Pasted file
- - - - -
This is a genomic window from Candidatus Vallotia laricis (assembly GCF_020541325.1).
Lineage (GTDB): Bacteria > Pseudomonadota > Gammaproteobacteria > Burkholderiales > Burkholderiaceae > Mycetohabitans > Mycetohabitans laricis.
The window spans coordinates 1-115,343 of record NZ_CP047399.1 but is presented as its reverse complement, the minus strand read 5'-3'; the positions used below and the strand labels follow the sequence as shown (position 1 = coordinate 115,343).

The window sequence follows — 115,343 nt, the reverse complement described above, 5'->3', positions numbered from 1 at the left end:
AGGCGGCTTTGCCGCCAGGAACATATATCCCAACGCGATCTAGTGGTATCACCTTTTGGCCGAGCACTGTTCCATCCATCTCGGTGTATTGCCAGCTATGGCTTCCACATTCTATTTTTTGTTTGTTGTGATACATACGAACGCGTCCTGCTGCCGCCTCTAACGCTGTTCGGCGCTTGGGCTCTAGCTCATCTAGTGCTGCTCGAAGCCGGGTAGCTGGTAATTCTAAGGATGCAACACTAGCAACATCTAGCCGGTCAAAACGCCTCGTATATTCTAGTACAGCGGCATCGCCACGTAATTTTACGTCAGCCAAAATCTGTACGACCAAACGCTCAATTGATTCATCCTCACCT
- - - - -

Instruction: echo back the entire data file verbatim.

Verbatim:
This is a genomic window from Candidatus Vallotia laricis (assembly GCF_020541325.1).
Lineage (GTDB): Bacteria > Pseudomonadota > Gammaproteobacteria > Burkholderiales > Burkholderiaceae > Mycetohabitans > Mycetohabitans laricis.
The window spans coordinates 1-115,343 of record NZ_CP047399.1 but is presented as its reverse complement, the minus strand read 5'-3'; the positions used below and the strand labels follow the sequence as shown (position 1 = coordinate 115,343).

The window sequence follows — 115,343 nt, the reverse complement described above, 5'->3', positions numbered from 1 at the left end:
AGGCGGCTTTGCCGCCAGGAACATATATCCCAACGCGATCTAGTGGTATCACCTTTTGGCCGAGCACTGTTCCATCCATCTCGGTGTATTGCCAGCTATGGCTTCCACATTCTATTTTTTGTTTGTTGTGATACATACGAACGCGTCCTGCTGCCGCCTCTAACGCTGTTCGGCGCTTGGGCTCTAGCTCATCTAGTGCTGCTCGAAGCCGGGTAGCTGGTAATTCTAAGGATGCAACACTAGCAACATCTAGCCGGTCAAAACGCCTCGTATATTCTAGTACAGCGGCATCGCCACGTAATTTTACGTCAGCCAAAATCTGTACGACCAAACGCTCAATTGATTCATCCTCACCT